"It is also expected that, due to lack of information getting to the public, many people will try to flee by car or on foot, often in the wrong direction, again exposing themselves to high levels of radiation, as vehicles provide virtually no protection," Mr. Carter said.

Mr. Dallas said a major problem facing most cities is a lack of available hospital beds for victims of burns that would result from a nuclear blast. He said up to 95 percent of such victims would not receive potentially life-saving care.

"We're completely underprepared," he said. "Most of them will die."


Area officials have spent millions of dollars in recent years to develop evacuation plans and stockpile emergency supplies after a 2006 study by the U.S. Department of Homeland Security said local preparation for a disaster was "not sufficient."


"We are confident that the District is prepared to respond to a catastrophic incident affecting the District," Mr. Darnell said.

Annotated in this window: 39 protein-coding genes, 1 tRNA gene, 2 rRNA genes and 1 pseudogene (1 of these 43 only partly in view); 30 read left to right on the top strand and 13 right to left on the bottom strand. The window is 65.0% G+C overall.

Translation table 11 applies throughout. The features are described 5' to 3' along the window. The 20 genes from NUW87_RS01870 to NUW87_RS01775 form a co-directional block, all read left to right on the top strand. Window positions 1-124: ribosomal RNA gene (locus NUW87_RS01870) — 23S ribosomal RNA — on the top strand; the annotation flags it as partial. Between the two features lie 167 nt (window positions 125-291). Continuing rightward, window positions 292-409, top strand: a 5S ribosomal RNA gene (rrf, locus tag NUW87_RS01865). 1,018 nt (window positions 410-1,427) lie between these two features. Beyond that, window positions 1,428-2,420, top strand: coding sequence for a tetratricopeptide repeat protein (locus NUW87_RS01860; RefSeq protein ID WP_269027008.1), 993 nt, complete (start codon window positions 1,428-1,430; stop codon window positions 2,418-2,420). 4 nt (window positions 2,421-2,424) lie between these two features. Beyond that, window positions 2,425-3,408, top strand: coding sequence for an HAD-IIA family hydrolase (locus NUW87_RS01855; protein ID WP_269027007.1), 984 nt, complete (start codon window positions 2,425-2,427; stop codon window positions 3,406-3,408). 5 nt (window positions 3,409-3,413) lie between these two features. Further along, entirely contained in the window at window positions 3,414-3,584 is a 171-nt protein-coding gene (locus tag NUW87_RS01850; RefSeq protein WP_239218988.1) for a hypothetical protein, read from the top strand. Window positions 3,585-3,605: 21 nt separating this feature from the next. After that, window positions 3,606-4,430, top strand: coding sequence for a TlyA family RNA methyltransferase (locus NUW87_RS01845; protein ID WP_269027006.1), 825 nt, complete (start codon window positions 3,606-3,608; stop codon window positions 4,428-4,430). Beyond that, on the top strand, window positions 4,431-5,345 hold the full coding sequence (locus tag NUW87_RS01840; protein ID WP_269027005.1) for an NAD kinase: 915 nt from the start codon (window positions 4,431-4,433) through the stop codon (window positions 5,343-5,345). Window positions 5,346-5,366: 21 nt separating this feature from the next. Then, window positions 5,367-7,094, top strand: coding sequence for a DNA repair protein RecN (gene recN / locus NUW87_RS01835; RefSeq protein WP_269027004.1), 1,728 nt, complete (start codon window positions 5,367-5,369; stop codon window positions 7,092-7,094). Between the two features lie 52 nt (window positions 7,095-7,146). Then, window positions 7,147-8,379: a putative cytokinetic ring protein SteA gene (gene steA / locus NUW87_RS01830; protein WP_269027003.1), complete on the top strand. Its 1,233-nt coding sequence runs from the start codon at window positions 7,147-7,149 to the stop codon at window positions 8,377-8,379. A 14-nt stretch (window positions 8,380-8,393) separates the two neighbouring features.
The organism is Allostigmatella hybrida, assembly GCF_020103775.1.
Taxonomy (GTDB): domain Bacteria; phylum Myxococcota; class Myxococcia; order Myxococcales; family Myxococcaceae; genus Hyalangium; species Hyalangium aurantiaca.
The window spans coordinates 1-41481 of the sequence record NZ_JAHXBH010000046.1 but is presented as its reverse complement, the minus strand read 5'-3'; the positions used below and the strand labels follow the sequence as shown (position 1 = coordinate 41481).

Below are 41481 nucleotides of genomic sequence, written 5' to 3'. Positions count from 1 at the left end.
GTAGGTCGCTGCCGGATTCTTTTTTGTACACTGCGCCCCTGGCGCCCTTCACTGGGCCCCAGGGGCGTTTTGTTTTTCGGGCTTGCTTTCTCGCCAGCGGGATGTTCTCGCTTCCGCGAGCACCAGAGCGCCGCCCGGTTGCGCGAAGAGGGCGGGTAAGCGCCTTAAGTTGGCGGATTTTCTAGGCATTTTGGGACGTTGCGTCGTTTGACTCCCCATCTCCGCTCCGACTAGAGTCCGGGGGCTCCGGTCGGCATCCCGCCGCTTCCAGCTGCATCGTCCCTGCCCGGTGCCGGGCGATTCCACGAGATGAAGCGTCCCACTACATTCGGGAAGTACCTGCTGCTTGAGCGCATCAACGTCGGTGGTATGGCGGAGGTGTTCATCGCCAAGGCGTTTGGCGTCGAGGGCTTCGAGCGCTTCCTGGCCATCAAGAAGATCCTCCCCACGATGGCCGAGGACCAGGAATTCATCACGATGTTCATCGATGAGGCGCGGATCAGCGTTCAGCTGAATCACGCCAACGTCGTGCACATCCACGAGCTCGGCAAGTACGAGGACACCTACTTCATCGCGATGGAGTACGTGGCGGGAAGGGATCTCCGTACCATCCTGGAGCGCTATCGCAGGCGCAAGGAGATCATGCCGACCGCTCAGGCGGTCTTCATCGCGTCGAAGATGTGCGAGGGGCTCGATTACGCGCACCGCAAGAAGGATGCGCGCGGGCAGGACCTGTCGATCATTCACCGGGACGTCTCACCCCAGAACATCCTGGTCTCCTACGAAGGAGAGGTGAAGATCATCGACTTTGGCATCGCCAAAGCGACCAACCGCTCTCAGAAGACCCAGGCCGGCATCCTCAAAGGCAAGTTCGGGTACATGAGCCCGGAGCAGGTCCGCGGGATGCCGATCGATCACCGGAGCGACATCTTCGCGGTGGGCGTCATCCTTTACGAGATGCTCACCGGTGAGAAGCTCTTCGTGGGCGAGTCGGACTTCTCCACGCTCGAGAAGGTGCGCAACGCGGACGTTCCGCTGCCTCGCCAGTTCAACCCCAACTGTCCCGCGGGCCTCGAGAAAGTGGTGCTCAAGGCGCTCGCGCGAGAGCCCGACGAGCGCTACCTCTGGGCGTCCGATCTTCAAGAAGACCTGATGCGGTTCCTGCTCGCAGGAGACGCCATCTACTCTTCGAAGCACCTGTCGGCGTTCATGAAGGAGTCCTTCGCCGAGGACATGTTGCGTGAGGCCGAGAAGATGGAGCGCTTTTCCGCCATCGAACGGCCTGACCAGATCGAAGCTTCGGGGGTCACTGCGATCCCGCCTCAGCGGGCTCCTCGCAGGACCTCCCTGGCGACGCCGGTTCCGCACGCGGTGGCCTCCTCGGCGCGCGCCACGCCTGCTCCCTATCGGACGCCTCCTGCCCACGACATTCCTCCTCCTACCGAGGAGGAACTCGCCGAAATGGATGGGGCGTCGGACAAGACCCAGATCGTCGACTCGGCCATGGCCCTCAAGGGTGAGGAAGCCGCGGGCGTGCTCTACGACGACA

Still, Mr. Dallas said the majority of victims in a nuclear explosion will likely have to fend for themselves in the first hours after an attack.

"These people are going to be on their own," he said after the hearing. "There's no white horse to ride to the rescue."

Get Ready ... Seriously -

Tuesday, April 15, 2008

Headlines to Make the Imagination Wander

I know there are still a whole lot of people out there who are blissfully unaware of the spiraling state of our comfortable existence. But day by day, their numbers are shrinking.